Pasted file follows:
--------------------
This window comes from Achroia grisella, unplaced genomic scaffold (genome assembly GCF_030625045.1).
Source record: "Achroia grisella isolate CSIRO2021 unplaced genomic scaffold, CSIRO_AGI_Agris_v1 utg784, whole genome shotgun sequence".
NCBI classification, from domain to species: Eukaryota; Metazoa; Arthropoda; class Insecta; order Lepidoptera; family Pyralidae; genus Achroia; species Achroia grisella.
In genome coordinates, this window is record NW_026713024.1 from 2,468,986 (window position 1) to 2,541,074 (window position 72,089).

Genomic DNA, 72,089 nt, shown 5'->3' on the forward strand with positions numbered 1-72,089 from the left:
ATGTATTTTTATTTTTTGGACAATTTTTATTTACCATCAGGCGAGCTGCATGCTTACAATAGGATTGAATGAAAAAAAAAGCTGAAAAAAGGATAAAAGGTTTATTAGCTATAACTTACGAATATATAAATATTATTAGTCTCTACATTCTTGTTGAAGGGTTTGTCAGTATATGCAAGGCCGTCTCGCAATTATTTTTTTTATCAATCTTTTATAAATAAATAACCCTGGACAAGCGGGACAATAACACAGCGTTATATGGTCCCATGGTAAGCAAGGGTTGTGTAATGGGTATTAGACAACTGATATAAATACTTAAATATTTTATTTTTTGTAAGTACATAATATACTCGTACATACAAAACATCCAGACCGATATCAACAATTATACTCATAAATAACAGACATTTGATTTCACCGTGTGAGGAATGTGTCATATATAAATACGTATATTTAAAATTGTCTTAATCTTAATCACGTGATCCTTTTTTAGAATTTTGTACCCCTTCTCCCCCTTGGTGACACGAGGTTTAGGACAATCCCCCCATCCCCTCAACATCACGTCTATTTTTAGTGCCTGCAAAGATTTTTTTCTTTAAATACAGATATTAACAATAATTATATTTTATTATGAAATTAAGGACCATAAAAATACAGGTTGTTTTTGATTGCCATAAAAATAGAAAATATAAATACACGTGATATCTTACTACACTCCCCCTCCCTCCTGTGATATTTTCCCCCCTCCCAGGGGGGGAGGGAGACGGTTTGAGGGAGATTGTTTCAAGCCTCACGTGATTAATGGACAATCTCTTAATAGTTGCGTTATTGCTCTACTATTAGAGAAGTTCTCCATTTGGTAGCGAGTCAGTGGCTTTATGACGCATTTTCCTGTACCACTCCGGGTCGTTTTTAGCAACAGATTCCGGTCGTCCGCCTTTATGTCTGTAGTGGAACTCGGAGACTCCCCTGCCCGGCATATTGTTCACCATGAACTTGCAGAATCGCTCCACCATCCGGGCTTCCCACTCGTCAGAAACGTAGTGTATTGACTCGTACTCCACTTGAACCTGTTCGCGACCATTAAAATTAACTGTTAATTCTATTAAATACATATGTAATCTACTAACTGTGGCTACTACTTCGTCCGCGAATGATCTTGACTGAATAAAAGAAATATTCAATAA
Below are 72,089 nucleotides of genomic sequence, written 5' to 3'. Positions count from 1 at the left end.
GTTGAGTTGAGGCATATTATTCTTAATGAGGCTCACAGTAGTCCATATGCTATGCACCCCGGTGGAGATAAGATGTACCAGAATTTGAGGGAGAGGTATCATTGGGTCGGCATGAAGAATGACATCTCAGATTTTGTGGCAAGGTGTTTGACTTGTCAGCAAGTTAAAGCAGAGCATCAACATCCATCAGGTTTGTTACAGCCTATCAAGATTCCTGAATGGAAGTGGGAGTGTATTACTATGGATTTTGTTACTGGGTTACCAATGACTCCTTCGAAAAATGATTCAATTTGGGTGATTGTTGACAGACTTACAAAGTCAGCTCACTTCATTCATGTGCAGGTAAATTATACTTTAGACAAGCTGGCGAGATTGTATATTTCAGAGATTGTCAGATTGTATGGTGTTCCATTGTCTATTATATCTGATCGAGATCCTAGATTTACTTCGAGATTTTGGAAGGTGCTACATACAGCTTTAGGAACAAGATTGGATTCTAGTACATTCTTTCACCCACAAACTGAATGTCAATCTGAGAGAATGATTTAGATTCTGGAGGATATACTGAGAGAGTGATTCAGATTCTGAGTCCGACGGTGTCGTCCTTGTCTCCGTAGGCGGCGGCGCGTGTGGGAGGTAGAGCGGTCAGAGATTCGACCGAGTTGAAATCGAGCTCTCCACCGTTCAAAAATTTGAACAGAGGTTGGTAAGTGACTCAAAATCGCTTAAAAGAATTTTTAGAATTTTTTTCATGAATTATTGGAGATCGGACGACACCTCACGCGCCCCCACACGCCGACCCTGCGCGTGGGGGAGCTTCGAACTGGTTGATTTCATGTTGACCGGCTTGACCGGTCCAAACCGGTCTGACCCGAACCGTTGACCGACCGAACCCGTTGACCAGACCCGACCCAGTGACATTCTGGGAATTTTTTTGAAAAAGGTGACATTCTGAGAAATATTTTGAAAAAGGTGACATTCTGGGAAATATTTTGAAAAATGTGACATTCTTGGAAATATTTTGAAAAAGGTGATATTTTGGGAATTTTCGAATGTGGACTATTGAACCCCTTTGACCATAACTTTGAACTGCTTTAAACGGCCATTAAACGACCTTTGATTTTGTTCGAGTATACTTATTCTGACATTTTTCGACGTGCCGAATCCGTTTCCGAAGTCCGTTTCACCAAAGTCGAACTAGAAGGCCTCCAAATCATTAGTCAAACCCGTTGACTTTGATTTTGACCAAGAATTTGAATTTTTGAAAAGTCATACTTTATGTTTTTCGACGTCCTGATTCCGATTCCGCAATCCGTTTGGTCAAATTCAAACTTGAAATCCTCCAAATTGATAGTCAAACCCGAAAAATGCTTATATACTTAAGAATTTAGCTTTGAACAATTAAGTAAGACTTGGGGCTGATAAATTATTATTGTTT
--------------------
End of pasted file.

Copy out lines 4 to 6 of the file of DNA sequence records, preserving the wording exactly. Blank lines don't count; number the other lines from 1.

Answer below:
In genome coordinates, this window is record NW_026713024.1 from 2,468,986 (window position 1) to 2,541,074 (window position 72,089).

Genomic DNA, 72,089 nt, shown 5'->3' on the forward strand with positions numbered 1-72,089 from the left:
ATGTATTTTTATTTTTTGGACAATTTTTATTTACCATCAGGCGAGCTGCATGCTTACAATAGGATTGAATGAAAAAAAAAGCTGAAAAAAGGATAAAAGGTTTATTAGCTATAACTTACGAATATATAAATATTATTAGTCTCTACATTCTTGTTGAAGGGTTTGTCAGTATATGCAAGGCCGTCTCGCAATTATTTTTTTTATCAATCTTTTATAAATAAATAACCCTGGACAAGCGGGACAATAACACAGCGTTATATGGTCCCATGGTAAGCAAGGGTTGTGTAATGGGTATTAGACAACTGATATAAATACTTAAATATTTTATTTTTTGTAAGTACATAATATACTCGTACATACAAAACATCCAGACCGATATCAACAATTATACTCATAAATAACAGACATTTGATTTCACCGTGTGAGGAATGTGTCATATATAAATACGTATATTTAAAATTGTCTTAATCTTAATCACGTGATCCTTTTTTAGAATTTTGTACCCCTTCTCCCCCTTGGTGACACGAGGTTTAGGACAATCCCCCCATCCCCTCAACATCACGTCTATTTTTAGTGCCTGCAAAGATTTTTTTCTTTAAATACAGATATTAACAATAATTATATTTTATTATGAAATTAAGGACCATAAAAATACAGGTTGTTTTTGATTGCCATAAAAATAGAAAATATAAATACACGTGATATCTTACTACACTCCCCCTCCCTCCTGTGATATTTTCCCCCCTCCCAGGGGGGGAGGGAGACGGTTTGAGGGAGATTGTTTCAAGCCTCACGTGATTAATGGACAATCTCTTAATAGTTGCGTTATTGCTCTACTATTAGAGAAGTTCTCCATTTGGTAGCGAGTCAGTGGCTTTATGACGCATTTTCCTGTACCACTCCGGGTCGTTTTTAGCAACAGATTCCGGTCGTCCGCCTTTATGTCTGTAGTGGAACTCGGAGACTCCCCTGCCCGGCATATTGTTCACCATGAACTTGCAGAATCGCTCCACCATCCGGGCTTCCCACTCGTCAGAAACGTAGTGTATTGACTCGTACTCCACTTGAACCTGTTCGCGACCATTAAAATTAACTGTTAATTCTATTAAATACATATGTAATCTACTAACTGTGGCTACTACTTCGTCCGCGAATGATCTTGACTGAATAAAAGAAATATTCAATAA